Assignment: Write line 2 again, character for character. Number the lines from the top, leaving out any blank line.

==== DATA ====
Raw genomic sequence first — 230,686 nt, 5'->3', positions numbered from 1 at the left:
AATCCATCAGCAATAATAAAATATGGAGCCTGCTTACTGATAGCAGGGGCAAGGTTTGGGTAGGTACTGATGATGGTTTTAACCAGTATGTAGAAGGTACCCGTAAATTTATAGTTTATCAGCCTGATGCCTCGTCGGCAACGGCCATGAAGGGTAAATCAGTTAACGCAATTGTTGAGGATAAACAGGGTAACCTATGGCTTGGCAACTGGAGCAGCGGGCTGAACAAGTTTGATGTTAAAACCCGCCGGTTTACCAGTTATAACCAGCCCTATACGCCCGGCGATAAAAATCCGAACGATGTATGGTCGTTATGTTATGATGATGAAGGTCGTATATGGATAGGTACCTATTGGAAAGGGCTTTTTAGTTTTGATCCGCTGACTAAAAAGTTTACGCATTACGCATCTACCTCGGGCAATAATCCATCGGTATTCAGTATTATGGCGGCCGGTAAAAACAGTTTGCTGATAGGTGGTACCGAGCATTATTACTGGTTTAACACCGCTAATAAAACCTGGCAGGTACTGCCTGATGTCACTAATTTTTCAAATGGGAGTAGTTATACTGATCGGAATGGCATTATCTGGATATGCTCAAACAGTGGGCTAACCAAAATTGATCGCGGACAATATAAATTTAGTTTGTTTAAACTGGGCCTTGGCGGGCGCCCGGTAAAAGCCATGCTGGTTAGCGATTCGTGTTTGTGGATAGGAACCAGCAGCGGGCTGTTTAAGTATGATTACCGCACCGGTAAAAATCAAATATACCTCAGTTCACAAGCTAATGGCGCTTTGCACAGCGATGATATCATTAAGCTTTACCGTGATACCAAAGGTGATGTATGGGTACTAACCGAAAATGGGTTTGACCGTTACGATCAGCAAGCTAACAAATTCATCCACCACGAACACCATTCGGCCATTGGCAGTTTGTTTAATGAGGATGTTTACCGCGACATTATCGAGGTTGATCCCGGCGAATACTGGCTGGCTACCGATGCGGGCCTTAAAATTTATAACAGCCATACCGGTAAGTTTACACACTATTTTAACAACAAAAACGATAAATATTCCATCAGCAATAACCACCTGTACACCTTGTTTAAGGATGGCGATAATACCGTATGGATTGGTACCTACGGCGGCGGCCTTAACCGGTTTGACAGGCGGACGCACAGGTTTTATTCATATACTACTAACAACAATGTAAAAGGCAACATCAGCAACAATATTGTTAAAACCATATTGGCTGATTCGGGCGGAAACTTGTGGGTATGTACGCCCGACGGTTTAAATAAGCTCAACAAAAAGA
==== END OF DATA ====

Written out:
AATCCATCAGCAATAATAAAATATGGAGCCTGCTTACTGATAGCAGGGGCAAGGTTTGGGTAGGTACTGATGATGGTTTTAACCAGTATGTAGAAGGTACCCGTAAATTTATAGTTTATCAGCCTGATGCCTCGTCGGCAACGGCCATGAAGGGTAAATCAGTTAACGCAATTGTTGAGGATAAACAGGGTAACCTATGGCTTGGCAACTGGAGCAGCGGGCTGAACAAGTTTGATGTTAAAACCCGCCGGTTTACCAGTTATAACCAGCCCTATACGCCCGGCGATAAAAATCCGAACGATGTATGGTCGTTATGTTATGATGATGAAGGTCGTATATGGATAGGTACCTATTGGAAAGGGCTTTTTAGTTTTGATCCGCTGACTAAAAAGTTTACGCATTACGCATCTACCTCGGGCAATAATCCATCGGTATTCAGTATTATGGCGGCCGGTAAAAACAGTTTGCTGATAGGTGGTACCGAGCATTATTACTGGTTTAACACCGCTAATAAAACCTGGCAGGTACTGCCTGATGTCACTAATTTTTCAAATGGGAGTAGTTATACTGATCGGAATGGCATTATCTGGATATGCTCAAACAGTGGGCTAACCAAAATTGATCGCGGACAATATAAATTTAGTTTGTTTAAACTGGGCCTTGGCGGGCGCCCGGTAAAAGCCATGCTGGTTAGCGATTCGTGTTTGTGGATAGGAACCAGCAGCGGGCTGTTTAAGTATGATTACCGCACCGGTAAAAATCAAATATACCTCAGTTCACAAGCTAATGGCGCTTTGCACAGCGATGATATCATTAAGCTTTACCGTGATACCAAAGGTGATGTATGGGTACTAACCGAAAATGGGTTTGACCGTTACGATCAGCAAGCTAACAAATTCATCCACCACGAACACCATTCGGCCATTGGCAGTTTGTTTAATGAGGATGTTTACCGCGACATTATCGAGGTTGATCCCGGCGAATACTGGCTGGCTACCGATGCGGGCCTTAAAATTTATAACAGCCATACCGGTAAGTTTACACACTATTTTAACAACAAAAACGATAAATATTCCATCAGCAATAACCACCTGTACACCTTGTTTAAGGATGGCGATAATACCGTATGGATTGGTACCTACGGCGGCGGCCTTAACCGGTTTGACAGGCGGACGCACAGGTTTTATTCATATACTACTAACAACAATGTAAAAGGCAACATCAGCAACAATATTGTTAAAACCATATTGGCTGATTCGGGCGGAAACTTGTGGGTATGTACGCCCGACGGTTTAAATAAGCTCAACAAAAAGA